absorption, are manifestations of Kegan’s second stage of development. Though adolescents may accede to the demands of the adults around them, especially if there are consequences for not doing so, their own needs and desires are usually paramount. Eventually, however, most young people develop a new way of perceiving that we recognize (thankfully) as more adult. This is the more complex perspective that characterizes the third stage. This expanded consciousness allows them simultaneously to identify with both their own perspective and desires and someone else’s. Their concept of who they are vis-á-vis another transforms. Table 1 outlines some major shifts from the second to the third stages of this model. ___________________________________________________________ TABLE 1. Characteristics of Second-Order and Third-Order Consciousness Second-Order Consciousness Has relationship to others who are seen and valued in terms of what they can provide. Social contract based on self-interest; maintains own point of view; unempathetic. Moral/ethical code: “My needs are primary. If I concern myself with your needs, it is only to the extent that they don’t conflict with mine; I have no guilt about meeting my needs at your expense.” Descriptive identity, e.g., name, gender, perhaps family association; the adult concept of identity is meaningless. Third-Order Consciousness Is in relationship with others who are seen and valued in terms of the connection they represent.

Social contract based on mutuality; internalizes others’ points of view; empathetic. Moral/ethical code includes guilt and hyper-awareness of others’ needs, even those unstated or imagined: “I am responsible for your feelings; you are responsible for mine.” Identifies (not necessarily consciously) as member of group, family, culture, race, religion; also identified by job, relationships, affiliations. (Adapted from Kegan, 1994). ___________________________________________________________ Such major transformation takes place over several years, as the parents of any teenager will attest. Finally, however, the young adults who make this transition no longer think only instrumentally—that is, primarily in terms of how to accomplish their own desires. Instead, they negotiate among the internalized voices of others that have become their own. Self-interest gives way to a new capacity for mutuality. In place of a somewhat begrudging acknowledgment of others’ feelings (especially if these conflicted with the adolescent’s desires), there is now distinct discomfort at the thought that others might disapprove. Instead of being fundamentally selfabsorbed, the person at the third stage has absorbed others in the self. In other words, the person internalizes the voices of others and looks to others to define the self. While this more complex construction is, in a late adolescent, an important achievement—and results in more societally-approved behaviors—it will eventually prove a significant limitation to the maturing adult. For example, consider how third-order consciousness is likely to play out in the workplace. These workers and managers would probably avoid taking actions that others disapprove of. They would also find it difficult to examine with any objectivity their organization’s existing assumptions, norms, and practices, even when specifically invited to do so. Though this may describe many workers and managers, particularly in traditional,

hierarchical organizations, these are not potentially leaders as defined by Senge and Block. They are unlikely to contribute effectively to such increasingly commonplace change efforts as “total quality management,” and even less likely to changes that might lead to “learning organizations” or “stewardship.” Third and Fourth Stages Just as the shift from the second- to the third-order of consciousness requires a transformation in one’s way of knowing, so too does the shift from the third to the fourth. As in all transformations in this model, developmental growth depends on, grows out of, and requires the capacity to take perspective on the former way of viewing the world. Those at the third stage of development have internalized the voices, opinions, and beliefs of others, but have no awareness of having done so. These become their “shoulds” and unexamined imperatives of their lives. But when one has achieved the next (fourth) level of consciousness, one can look objectively at the sources of one’s ideas. Certainty — about self, others, management, corporation, government, and so on — gives way to the realization that one’s own perspective is but one of many and deserves to be explored, evaluated, and expanded: one’s beliefs are a reality, not the reality. Persons at this fourth stage still hear and respond to others’ voices; however, by choice rather than through anxiety or guilt. They also have moral and ethical choices unavailable to the person at the third stage who cannot question the norms, values, and assumptions he or she has internalized — or even recognize them as such. Fourth-stage persons recognize that value systems — including their own — are created and can be evaluated as appropriate or inappropriate within a particular context. They can also engage in critical self-reflection, which surfaces the thirdstage assumptions that were previously invisible. Table 2 outlines major shifts from the third to the fourth stages of Kegan’s model (1994).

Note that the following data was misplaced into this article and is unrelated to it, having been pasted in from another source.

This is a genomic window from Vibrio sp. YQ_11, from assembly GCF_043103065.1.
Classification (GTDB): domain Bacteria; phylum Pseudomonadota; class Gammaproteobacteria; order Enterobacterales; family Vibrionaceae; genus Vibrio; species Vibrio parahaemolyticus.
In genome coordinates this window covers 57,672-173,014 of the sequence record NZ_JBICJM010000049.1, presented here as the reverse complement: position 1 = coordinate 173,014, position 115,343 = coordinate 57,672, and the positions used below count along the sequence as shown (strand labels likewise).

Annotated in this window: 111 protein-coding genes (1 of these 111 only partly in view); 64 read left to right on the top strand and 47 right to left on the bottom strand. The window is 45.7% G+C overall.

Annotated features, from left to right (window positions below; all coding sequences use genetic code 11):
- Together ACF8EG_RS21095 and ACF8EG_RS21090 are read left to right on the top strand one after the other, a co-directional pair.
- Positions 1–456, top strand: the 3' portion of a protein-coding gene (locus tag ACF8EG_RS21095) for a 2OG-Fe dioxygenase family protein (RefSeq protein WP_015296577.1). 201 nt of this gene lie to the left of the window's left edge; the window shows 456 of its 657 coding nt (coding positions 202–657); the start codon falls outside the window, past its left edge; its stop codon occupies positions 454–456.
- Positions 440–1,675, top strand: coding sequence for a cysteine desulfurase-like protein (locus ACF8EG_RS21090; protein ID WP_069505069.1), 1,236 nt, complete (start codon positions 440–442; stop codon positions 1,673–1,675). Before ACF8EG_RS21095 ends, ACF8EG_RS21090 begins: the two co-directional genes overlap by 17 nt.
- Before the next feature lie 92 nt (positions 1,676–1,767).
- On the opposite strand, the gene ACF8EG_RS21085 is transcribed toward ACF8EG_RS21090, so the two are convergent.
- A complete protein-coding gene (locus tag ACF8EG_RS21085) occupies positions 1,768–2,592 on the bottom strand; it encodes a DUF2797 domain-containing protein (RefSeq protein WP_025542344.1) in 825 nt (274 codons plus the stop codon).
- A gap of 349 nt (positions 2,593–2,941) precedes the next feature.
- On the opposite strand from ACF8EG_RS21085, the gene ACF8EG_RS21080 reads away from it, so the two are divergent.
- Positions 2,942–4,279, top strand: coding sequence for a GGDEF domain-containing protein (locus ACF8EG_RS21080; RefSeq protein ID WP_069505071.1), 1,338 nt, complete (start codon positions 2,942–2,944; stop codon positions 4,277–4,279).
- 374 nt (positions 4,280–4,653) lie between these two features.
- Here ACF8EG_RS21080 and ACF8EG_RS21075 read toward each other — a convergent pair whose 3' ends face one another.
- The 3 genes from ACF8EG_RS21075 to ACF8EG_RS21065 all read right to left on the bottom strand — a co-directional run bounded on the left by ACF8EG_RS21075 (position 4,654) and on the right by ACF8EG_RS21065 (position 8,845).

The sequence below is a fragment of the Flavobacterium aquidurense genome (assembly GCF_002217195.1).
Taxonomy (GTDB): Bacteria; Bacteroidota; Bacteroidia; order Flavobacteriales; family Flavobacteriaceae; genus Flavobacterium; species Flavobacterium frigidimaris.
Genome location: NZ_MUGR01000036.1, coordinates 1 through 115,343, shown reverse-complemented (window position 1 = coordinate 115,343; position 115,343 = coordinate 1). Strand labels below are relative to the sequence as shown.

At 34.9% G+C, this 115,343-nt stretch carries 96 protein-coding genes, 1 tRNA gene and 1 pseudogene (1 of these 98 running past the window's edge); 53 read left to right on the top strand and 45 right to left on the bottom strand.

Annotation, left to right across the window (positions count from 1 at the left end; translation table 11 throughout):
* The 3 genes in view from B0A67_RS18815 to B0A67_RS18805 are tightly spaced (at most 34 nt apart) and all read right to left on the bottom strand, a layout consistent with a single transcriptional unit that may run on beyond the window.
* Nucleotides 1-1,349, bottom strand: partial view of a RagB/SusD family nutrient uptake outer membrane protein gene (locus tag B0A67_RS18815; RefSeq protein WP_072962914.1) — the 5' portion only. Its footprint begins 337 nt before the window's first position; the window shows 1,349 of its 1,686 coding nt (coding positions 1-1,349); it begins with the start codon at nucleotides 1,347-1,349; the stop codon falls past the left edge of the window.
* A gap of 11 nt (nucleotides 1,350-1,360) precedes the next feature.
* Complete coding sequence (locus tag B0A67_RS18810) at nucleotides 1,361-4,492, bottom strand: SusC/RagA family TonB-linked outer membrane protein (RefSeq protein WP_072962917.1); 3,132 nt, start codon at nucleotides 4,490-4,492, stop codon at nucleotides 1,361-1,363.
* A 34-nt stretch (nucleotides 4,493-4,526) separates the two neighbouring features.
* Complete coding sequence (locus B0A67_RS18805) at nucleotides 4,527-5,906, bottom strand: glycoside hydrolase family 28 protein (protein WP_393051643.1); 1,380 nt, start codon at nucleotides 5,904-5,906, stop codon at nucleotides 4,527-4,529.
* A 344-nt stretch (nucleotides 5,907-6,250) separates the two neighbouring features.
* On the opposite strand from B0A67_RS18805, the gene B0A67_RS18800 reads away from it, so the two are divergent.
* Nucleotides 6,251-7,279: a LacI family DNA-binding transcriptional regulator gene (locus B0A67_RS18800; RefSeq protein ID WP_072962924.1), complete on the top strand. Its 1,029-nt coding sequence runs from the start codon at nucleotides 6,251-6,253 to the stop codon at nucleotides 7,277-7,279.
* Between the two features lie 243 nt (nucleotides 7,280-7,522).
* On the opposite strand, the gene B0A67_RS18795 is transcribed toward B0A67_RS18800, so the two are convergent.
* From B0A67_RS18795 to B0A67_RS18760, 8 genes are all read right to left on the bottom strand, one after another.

__________________________________________________________ TABLE 2. Characteristics of Third-Order and Fourth-Order Consciousness Third-Order Consciousness In relationship with others; the level of mutuality and empathy approaches fusion; differences are perceived as threatening. Values, morals, and ethics based on group, family, and cultural imperatives; these norms and assumptions are invisible and therefore cannot be questioned. Sources of ideas: [Early] “I know what I’ve heard” (knowledge comes from others—Received Knowing*). [Late] “I know what I know” (knowledge comes from the self—Subjective Knowing*). Identity constructed by and through others; others are responsible for own feelings; self is responsible for others’ feelings and states of mind. Looks out (perceives self) through others’ eyes**. __________ *These epistemological positions are further described by Belenky, Clinchy, Goldberger, and Tarule (1986) in their model of Women’s Ways of Knowing. **As described by Koller (1983) in An Unknown Woman: A Journey to Self Discovery. Fourth-Order Consciousness In relationship to relationships: can set limits and boundaries; differences are